Nice and fast …, the Mitsubishi Ki. 46 II 

From original to the model

An independent part of the collections of the Aviation Museum Hannover-Laatzen are the more than 1,000 scale models, mainly of the international standards 1/72 and 1/48.

Such true-to-the-original miniatures enable viewers of museum technology history to get an "overview", not only of the individual exhibit (sometimes even as the only possibility of a three-dimensional display if there is no surviving original), but also of lines of development in aircraft construction by means of the possible arrangement and juxtaposition here; sometimes they even close gaps in the presentation of the originals. Their craftsmanship alone is a pleasure to behold.

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The Mitsubishi Ki. 46 II in 1/72 scale from Airfix. In 1941. The original was the fastest reconnaissance aircraft in the Pacific.

Today, in our 'Model of the Month' series, we present the Japanese long-range reconnaissance aircraft Mitsubishi Ki. 46, one of the most beautifully designed twin-engine designs and, with its performance characteristics, true "high-tech" from Nippon in the early 1940s.


The modell:                Solide…

Airfix released this 1/72 kit in 1965. Our example from the museum collection dates from 1978. In the golden age of plastic modeling, this was a solid kit with 51 parts including a decal set of two possible decorations.

Our model shows an aircraft of the 76th Reconnaissance Squadron of the Imperial Japanese Army Air Force, deployed in the East Indies in 1943.


The original:              Extraordinary!

At the beginning of the Pacific War in 1941, the Mitsubishi Ki. 46 II was the fastest reconnaissance aircraft there at 604 km/h, as well as one of the fastest twin-engine types in the world. A technical commission from Germany actually recommended that it be built under license for the Luftwaffe (which did not happen), while the "Dinah," its Allied code name, mostly outflew U.S. and British fighters in the first year of the war. This superior speed meant that the defensive armament of a 7.7 mm MG in the rear cockpit was often even removed.

The Ki. 46 II with twin-star Ha.102 supercharger engines displayed a successful combination of power and elegance. Its wingspan was 14.70 m; here in the model it is just under 20 cm.

This was made possible by the aerodynamically excellent design and the two powerful twin-star Mitsubishi Ha. 102 engines with 1,050 hp each, which very soon replaced the weaker engines of the Ha. 26-I of the first version on the assembly lines.


From the nose of the fuselage to the belly, the battery of cameras used by the Ki. 46 to record its observations can be seen. The yellow wing edges were used for friend/foe identification.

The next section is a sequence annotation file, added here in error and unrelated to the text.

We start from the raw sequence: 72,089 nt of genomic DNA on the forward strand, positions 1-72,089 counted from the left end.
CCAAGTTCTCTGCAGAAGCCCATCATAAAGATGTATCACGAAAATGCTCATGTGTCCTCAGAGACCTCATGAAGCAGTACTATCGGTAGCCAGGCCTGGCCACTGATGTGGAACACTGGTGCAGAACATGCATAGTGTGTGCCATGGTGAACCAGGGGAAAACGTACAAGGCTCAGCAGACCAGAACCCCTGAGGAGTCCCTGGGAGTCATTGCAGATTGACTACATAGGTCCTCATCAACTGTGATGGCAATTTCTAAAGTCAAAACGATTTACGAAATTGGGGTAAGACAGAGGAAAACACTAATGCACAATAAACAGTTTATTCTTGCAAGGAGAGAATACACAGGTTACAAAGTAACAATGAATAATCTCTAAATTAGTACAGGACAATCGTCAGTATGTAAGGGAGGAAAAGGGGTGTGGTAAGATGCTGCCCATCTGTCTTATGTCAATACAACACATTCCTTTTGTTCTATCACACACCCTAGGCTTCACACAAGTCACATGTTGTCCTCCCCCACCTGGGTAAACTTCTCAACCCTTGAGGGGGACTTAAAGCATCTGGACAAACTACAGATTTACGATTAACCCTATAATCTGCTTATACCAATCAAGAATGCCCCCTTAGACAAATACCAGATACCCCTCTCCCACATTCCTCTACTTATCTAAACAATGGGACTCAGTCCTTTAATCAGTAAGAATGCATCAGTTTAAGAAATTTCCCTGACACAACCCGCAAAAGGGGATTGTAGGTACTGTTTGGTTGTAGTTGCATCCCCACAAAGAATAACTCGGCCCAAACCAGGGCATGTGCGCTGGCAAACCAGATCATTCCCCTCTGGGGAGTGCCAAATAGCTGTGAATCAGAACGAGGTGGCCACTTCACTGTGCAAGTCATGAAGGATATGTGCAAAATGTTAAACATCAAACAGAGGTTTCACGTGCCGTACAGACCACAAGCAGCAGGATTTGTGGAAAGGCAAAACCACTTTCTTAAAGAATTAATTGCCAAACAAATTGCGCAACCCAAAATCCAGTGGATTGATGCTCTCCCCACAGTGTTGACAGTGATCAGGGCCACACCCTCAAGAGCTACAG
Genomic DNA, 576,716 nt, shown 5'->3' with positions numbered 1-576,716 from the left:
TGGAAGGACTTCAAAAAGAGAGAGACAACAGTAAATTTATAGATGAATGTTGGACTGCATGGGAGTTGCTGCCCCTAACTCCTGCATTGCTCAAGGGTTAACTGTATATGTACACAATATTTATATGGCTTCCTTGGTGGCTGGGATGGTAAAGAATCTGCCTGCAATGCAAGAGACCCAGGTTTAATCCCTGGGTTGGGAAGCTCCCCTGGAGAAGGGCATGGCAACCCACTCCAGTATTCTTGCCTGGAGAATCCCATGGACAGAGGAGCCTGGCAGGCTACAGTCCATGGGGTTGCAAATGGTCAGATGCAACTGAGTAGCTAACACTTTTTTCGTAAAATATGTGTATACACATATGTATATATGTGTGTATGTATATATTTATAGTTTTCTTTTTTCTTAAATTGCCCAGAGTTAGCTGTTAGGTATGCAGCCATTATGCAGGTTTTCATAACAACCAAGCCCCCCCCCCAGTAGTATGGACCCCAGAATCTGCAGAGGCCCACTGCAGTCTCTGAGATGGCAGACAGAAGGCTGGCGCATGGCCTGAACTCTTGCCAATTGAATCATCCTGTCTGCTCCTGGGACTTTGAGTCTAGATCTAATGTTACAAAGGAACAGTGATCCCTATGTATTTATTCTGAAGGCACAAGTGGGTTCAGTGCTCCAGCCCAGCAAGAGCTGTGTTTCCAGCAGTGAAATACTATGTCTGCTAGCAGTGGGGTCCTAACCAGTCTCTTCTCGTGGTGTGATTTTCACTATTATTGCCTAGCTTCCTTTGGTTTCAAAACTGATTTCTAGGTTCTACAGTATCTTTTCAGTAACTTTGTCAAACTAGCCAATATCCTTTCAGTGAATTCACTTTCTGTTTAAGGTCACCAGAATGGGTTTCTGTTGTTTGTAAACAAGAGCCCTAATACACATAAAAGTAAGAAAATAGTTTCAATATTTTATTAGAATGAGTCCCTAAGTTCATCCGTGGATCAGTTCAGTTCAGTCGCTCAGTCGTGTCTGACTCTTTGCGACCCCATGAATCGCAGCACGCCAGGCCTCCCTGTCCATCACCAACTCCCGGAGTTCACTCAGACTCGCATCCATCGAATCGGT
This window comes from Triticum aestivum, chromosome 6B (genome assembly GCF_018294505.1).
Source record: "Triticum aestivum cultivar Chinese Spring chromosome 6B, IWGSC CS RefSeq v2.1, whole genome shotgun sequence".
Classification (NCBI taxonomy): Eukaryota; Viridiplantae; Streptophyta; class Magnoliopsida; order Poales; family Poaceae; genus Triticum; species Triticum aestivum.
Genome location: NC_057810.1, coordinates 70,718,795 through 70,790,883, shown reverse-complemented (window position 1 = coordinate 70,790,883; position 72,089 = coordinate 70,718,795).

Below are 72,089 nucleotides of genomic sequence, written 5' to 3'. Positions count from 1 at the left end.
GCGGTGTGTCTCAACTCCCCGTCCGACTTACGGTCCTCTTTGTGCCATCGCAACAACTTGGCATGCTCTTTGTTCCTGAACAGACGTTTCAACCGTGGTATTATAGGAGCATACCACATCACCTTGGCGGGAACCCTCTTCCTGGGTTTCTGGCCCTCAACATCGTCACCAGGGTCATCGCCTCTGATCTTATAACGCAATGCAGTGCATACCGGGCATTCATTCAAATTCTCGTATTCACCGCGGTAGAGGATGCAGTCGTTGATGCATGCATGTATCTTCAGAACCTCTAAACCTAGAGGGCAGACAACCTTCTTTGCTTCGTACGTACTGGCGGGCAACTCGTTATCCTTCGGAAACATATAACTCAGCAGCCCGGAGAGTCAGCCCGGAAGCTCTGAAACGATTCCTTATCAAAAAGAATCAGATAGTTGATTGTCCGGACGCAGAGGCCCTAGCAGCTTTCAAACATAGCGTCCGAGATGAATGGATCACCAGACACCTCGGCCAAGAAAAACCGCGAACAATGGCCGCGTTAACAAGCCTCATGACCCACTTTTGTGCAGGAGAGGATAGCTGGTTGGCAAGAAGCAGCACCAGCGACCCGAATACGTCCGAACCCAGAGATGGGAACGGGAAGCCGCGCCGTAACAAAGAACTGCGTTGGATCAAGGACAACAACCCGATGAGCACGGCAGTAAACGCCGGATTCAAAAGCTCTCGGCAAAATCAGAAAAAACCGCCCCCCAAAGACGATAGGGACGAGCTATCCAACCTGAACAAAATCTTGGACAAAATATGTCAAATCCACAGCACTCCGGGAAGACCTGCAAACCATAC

Designed by a team led by chief designer Tomio Kubo at the Mitsubishi Heavy Industries aircraft manufacturing plant, the mission of the 11.05 m long, 5,050 kg maximum two-seater all-metal low-wing aircraft with retractable landing gear was photo-based long-range reconnaissance. Most of the time, the reconnaissance aircraft flew over the sea: ship accumulations and movements, amphibious operations and the construction or operation of militarily relevant installations were the objects of the series of cameras and observation by the Ki. 46 squadrons which were directly assigned to the general staff. These reconnaissance flights with a radius of more than 1,200 km contributed significantly to the great operational successes of the Japanese in 1941/42 and accelerated the development of powerful fighter aircraft on the Allied side. With the appearance of the Grumman F6F Hellcat, the Chance Vought F4U Corsair, the P-47 Thunderbolt and the P-38 Lightning, and the Spitfire Mk V in the Pacific beginning at the turn of 1942/43, the Dinahs more frequently came within striking distance of radar-based defenses. The turn of the war and material superiority of the U.S. Army then made their missions increasingly difficult. Nevertheless, the type was successfully used until the Japanese surrender in 1945.

Pilot and radio operator/observer sat in two cabins in the fuselage separated by the central tank..

The Ki. 46 III of 1943, as a reconnaissance version with even higher performance, offered a top speed of 635 km/h and an aerodynamically perfect line with its fully glazed nose. Together with small series of armed heavy fighters and ground attack aircraft, that version brought the total number of aircraft built of this Far Eastern classic to 1,740.


The growing air superiority of the Allies in the Pacific made an at least temporary camouflage coating of the Japanese long-range reconnaissance aircraft necessary from 1943 on.

Did we arouse your curiosity? Then take a look at the museum! You will find us in Ulmer Straße opposite the Hanover exhibition grounds.